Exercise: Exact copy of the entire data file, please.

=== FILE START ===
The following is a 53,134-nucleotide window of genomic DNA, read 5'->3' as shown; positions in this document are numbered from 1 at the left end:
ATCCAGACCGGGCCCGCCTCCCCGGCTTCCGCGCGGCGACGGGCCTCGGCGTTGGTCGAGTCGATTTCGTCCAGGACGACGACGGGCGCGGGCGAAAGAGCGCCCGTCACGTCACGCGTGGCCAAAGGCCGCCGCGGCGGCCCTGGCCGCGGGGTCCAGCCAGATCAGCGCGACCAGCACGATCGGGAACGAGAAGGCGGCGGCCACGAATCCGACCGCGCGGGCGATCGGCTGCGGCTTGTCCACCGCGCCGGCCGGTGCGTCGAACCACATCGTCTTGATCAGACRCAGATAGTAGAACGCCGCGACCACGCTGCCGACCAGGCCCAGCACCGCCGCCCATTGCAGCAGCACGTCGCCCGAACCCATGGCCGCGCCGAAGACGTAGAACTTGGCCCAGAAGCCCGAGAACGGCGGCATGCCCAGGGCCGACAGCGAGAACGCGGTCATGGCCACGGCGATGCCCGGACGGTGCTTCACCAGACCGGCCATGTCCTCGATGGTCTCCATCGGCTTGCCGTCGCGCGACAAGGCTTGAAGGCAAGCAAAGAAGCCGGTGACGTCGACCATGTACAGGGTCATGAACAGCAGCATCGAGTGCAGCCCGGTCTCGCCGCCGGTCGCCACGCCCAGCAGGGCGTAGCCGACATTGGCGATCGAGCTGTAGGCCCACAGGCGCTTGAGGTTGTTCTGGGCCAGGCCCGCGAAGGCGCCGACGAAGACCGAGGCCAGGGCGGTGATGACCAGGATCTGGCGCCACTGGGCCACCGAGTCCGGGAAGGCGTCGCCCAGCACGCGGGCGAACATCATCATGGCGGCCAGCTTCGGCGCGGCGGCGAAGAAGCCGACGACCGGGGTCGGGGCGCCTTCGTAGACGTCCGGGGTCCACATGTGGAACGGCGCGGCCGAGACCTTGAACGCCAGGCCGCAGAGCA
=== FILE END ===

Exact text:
The following is a 53,134-nucleotide window of genomic DNA, read 5'->3' as shown; positions in this document are numbered from 1 at the left end:
ATCCAGACCGGGCCCGCCTCCCCGGCTTCCGCGCGGCGACGGGCCTCGGCGTTGGTCGAGTCGATTTCGTCCAGGACGACGACGGGCGCGGGCGAAAGAGCGCCCGTCACGTCACGCGTGGCCAAAGGCCGCCGCGGCGGCCCTGGCCGCGGGGTCCAGCCAGATCAGCGCGACCAGCACGATCGGGAACGAGAAGGCGGCGGCCACGAATCCGACCGCGCGGGCGATCGGCTGCGGCTTGTCCACCGCGCCGGCCGGTGCGTCGAACCACATCGTCTTGATCAGACRCAGATAGTAGAACGCCGCGACCACGCTGCCGACCAGGCCCAGCACCGCCGCCCATTGCAGCAGCACGTCGCCCGAACCCATGGCCGCGCCGAAGACGTAGAACTTGGCCCAGAAGCCCGAGAACGGCGGCATGCCCAGGGCCGACAGCGAGAACGCGGTCATGGCCACGGCGATGCCCGGACGGTGCTTCACCAGACCGGCCATGTCCTCGATGGTCTCCATCGGCTTGCCGTCGCGCGACAAGGCTTGAAGGCAAGCAAAGAAGCCGGTGACGTCGACCATGTACAGGGTCATGAACAGCAGCATCGAGTGCAGCCCGGTCTCGCCGCCGGTCGCCACGCCCAGCAGGGCGTAGCCGACATTGGCGATCGAGCTGTAGGCCCACAGGCGCTTGAGGTTGTTCTGGGCCAGGCCCGCGAAGGCGCCGACGAAGACCGAGGCCAGGGCGGTGATGACCAGGATCTGGCGCCACTGGGCCACCGAGTCCGGGAAGGCGTCGCCCAGCACGCGGGCGAACATCATCATGGCGGCCAGCTTCGGCGCGGCGGCGAAGAAGCCGACGACCGGGGTCGGGGCGCCTTCGTAGACGTCCGGGGTCCACATGTGGAACGGCGCGGCCGAGACCTTGAACGCCAGGCCGCAGAGCA